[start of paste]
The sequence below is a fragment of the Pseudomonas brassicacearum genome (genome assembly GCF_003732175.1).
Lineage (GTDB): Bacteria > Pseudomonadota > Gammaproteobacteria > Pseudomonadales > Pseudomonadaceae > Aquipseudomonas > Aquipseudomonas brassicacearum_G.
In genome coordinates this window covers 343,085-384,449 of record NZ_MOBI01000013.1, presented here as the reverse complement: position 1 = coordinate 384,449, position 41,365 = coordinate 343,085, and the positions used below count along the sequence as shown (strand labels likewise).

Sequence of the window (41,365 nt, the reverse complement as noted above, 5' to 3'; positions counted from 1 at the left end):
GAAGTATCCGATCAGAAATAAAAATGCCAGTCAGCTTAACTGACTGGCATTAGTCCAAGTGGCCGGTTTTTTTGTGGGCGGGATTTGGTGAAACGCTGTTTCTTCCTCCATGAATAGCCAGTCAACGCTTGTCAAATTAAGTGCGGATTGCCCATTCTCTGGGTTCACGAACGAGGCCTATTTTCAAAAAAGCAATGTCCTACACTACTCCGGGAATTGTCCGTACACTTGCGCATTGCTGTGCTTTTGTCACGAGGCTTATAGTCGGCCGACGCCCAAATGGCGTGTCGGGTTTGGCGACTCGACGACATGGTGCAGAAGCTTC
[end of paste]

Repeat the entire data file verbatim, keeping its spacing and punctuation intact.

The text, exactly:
The sequence below is a fragment of the Pseudomonas brassicacearum genome (genome assembly GCF_003732175.1).
Lineage (GTDB): Bacteria > Pseudomonadota > Gammaproteobacteria > Pseudomonadales > Pseudomonadaceae > Aquipseudomonas > Aquipseudomonas brassicacearum_G.
In genome coordinates this window covers 343,085-384,449 of record NZ_MOBI01000013.1, presented here as the reverse complement: position 1 = coordinate 384,449, position 41,365 = coordinate 343,085, and the positions used below count along the sequence as shown (strand labels likewise).

Sequence of the window (41,365 nt, the reverse complement as noted above, 5' to 3'; positions counted from 1 at the left end):
GAAGTATCCGATCAGAAATAAAAATGCCAGTCAGCTTAACTGACTGGCATTAGTCCAAGTGGCCGGTTTTTTTGTGGGCGGGATTTGGTGAAACGCTGTTTCTTCCTCCATGAATAGCCAGTCAACGCTTGTCAAATTAAGTGCGGATTGCCCATTCTCTGGGTTCACGAACGAGGCCTATTTTCAAAAAAGCAATGTCCTACACTACTCCGGGAATTGTCCGTACACTTGCGCATTGCTGTGCTTTTGTCACGAGGCTTATAGTCGGCCGACGCCCAAATGGCGTGTCGGGTTTGGCGACTCGACGACATGGTGCAGAAGCTTC